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Jeremy Schwartzberg: A Foodie Comes to Oregon

Written by: Sydney Clevenger

You might say Jeremy Schwartzberg grew up in food.

“Our family owned a food business,” said the senior chef at Rose Schnitzer Manor (pictured at right, with longtime cook Martin). “I grew up in the Catskills and Borsch Belt. All the hotels around us were kosher and we sold them all food. I’ve never walked in the front door of a kitchen; I was always in the back door.”

Jeremy is a lifelong New Yorker and talks like one, rapid-fire, short, and direct sentences. He’s lived in a number of states: Georgia, Nevada, and Florida, among others.

Four years ago, his best friend who’d moved to Portland suggested Jeremy try Oregon. Jeremy took a job at an insurance company, but before he could start working, he was asked to interview at Cedar Sinai Park.

“The executive chef and I met in the Lubliner private dining room, and Lubliner is my mother’s maiden name,” he said. “After the interview, I called my brother and asked, ‘Is this a sign?’ Mom had just died. He said I should take the chef job. So, I started working here and I’ve been here ever since.”

Jeremy attended the State University of New York (SUNY) Oneonta for a bachelor of arts in business administration and economics, and then went on to SUNY Sullivan County Community College for a culinary degree.

Fortunately, for Cedar Sinai Park, cooking kosher comes naturally to Jeremy. He does a great job explaining to new employees how kosher works and the need for separate dairy and meat kitchens, along with which animals can be consumed and when and how kitchen items can be shared and how to determine whether a product is kosher certified.

“I actually grew up non-kosher,” he said. “I ate bacon at home. But we didn’t have milk on our table at dinner at home, and we never served meat and dairy together.”

Jeremy said he orders all of Rose Schnitzer Manor’s kosher food from Seattle, and the kosher meats are from South America.

“I didn’t know they had rabbis slaughtering and blessing our food, but all our meat comes from Paraguay,” he said, chuckling.

“Kosher is a better quality of meat,” said Jeremy. “The cuts are better. The animals are humanely slaughtered to remove all of the fat and nerves and as much blood as possible, so there’s really not too much bacteria left, and it’s good quality. It feels a little healthier and richer.”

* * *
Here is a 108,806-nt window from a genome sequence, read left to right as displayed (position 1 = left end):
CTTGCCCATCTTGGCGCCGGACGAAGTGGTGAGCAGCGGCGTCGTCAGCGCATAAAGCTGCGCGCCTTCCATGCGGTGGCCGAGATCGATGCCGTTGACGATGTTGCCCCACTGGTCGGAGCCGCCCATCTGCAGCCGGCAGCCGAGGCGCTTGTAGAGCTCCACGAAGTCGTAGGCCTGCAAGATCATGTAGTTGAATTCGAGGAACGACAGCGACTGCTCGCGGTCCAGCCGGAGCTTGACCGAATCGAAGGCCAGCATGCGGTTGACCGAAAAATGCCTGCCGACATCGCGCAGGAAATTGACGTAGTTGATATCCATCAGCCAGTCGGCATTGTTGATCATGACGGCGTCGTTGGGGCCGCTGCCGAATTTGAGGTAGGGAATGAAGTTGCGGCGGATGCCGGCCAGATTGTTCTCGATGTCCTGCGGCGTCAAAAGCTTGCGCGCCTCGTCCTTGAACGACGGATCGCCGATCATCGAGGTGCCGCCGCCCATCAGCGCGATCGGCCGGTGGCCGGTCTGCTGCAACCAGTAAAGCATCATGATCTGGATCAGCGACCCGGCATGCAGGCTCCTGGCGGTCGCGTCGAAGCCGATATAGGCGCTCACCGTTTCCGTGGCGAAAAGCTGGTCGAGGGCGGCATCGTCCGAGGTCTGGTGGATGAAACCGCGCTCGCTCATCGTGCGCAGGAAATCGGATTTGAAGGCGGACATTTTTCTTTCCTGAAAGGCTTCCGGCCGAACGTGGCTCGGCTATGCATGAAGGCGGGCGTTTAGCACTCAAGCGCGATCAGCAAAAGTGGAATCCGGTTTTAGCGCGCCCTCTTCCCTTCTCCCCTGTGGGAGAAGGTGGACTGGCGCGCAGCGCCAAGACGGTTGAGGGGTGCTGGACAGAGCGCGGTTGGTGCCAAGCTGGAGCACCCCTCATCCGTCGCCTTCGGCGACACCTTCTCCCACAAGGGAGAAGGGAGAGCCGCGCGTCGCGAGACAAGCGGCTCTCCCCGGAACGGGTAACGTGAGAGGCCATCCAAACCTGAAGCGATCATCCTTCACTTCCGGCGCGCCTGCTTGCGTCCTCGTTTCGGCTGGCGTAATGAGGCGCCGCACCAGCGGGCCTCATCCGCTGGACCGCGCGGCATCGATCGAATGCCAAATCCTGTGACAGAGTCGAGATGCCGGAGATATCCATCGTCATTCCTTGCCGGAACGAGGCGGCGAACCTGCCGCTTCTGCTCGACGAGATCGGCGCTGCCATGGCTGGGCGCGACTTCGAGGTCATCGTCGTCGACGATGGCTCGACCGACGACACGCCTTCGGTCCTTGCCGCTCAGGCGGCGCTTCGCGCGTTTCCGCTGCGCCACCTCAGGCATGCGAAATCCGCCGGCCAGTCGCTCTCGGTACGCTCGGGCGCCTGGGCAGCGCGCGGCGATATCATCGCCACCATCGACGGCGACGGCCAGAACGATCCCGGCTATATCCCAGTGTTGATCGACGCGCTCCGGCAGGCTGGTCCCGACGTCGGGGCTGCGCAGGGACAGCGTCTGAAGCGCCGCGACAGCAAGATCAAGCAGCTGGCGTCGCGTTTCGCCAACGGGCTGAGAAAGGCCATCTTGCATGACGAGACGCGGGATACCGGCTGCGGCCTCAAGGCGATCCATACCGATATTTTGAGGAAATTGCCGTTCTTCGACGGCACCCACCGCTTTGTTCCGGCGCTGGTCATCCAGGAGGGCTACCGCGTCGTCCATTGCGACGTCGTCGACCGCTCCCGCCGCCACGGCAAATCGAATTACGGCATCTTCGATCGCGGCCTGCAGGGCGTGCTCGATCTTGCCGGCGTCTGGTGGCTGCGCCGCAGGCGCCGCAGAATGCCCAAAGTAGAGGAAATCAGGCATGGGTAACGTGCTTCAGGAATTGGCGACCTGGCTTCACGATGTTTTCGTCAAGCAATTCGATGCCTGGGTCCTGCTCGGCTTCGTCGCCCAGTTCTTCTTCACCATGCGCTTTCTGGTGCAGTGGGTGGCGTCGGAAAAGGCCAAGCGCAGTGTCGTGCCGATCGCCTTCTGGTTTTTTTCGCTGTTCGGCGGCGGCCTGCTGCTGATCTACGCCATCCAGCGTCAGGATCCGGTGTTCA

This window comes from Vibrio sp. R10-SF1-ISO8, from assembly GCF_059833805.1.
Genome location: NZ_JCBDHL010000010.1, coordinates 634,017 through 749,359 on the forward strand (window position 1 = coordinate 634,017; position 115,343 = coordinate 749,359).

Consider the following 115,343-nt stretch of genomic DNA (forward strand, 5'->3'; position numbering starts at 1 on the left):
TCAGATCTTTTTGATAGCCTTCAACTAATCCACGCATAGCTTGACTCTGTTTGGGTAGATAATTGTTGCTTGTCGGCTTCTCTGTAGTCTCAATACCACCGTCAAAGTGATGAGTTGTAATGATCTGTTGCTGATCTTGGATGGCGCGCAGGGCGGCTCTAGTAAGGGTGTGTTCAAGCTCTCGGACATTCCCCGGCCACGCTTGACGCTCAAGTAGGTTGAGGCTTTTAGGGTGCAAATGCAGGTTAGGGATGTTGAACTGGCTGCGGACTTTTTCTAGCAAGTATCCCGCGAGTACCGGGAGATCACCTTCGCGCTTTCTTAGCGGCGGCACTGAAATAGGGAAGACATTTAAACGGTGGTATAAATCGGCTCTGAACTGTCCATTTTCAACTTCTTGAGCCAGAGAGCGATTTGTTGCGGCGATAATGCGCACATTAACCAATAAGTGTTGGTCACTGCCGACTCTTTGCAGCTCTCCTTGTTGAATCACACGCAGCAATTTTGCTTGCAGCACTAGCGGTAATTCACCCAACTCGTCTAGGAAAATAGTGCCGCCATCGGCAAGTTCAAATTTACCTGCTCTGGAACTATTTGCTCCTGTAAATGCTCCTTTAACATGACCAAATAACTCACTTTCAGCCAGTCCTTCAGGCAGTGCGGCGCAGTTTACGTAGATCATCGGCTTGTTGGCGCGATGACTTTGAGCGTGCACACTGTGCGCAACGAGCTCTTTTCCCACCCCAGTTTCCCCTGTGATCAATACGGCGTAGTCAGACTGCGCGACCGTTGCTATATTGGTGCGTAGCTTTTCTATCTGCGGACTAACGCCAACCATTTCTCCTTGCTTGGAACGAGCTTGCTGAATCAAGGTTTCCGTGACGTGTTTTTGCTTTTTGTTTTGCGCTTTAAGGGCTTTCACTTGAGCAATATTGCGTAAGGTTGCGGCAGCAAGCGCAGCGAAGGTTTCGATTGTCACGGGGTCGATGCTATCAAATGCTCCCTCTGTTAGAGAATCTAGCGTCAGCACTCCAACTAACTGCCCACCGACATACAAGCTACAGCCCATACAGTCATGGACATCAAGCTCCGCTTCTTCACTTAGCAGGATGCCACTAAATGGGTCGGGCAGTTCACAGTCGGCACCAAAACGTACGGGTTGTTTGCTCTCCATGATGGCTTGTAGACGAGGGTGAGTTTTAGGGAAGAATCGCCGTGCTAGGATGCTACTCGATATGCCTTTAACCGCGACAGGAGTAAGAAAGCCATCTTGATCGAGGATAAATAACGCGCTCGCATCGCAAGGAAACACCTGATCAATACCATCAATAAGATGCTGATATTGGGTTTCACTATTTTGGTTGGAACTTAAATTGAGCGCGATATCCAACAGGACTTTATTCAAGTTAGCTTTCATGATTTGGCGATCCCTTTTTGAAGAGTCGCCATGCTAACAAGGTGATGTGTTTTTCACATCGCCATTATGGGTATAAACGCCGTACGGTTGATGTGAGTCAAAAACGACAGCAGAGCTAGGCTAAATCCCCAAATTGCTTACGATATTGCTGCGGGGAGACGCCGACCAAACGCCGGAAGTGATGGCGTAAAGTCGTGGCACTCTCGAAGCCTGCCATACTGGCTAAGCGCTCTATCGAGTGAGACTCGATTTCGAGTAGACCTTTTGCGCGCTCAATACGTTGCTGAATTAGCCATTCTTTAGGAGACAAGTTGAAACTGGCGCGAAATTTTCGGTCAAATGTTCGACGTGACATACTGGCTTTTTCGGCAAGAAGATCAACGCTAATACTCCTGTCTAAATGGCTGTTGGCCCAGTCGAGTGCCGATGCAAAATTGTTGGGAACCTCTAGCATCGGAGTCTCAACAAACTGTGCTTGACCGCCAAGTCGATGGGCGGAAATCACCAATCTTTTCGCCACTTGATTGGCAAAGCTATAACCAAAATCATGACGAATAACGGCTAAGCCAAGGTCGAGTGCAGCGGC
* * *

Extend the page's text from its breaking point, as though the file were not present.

What is the most popular meal? “Anything with chicken or meat,” he said. “Friday night Shabbats here are the best.

“We serve tons of fish. Fish must have fins and scales, so no shellfish. We often serve salmon, or sole, red snapper, or halibut.”

A typical day has Jeremy putting away the produce that’s been delivered, and he has to place all the food orders by 10 a.m.

“US Foods, Sysco, Pacific Seafood, Alpenrose,” he recited. “I order produce every day. The two big boys, I get twice a week. I do my affordable kosher order for the upcoming week. It’s a week in advance. Then, on Wednesdays, I usually put away all the food and I usually prep all day or cook or whatever needs to be done. I do all the catering. I prep and cook on Sundays and Thursday.”

The kitchen is a very busy place, and the dining rooms are a main attraction for residents’ not just for food, but socially. So, Jeremy often pulls six-day weeks, with holidays like Passover even more time consuming, he said.

In his spare time, Jeremy plays golf. “My grandparents lived on a golf course in Florida, but I never golfed a day in my life until I moved out here. And now I play three days a week.

“This place is great. I like working here. I’m a mentor. I help everybody here; that’s who I am. It’s very family-oriented, and I feel like I’m hanging out with my grandparents.

 

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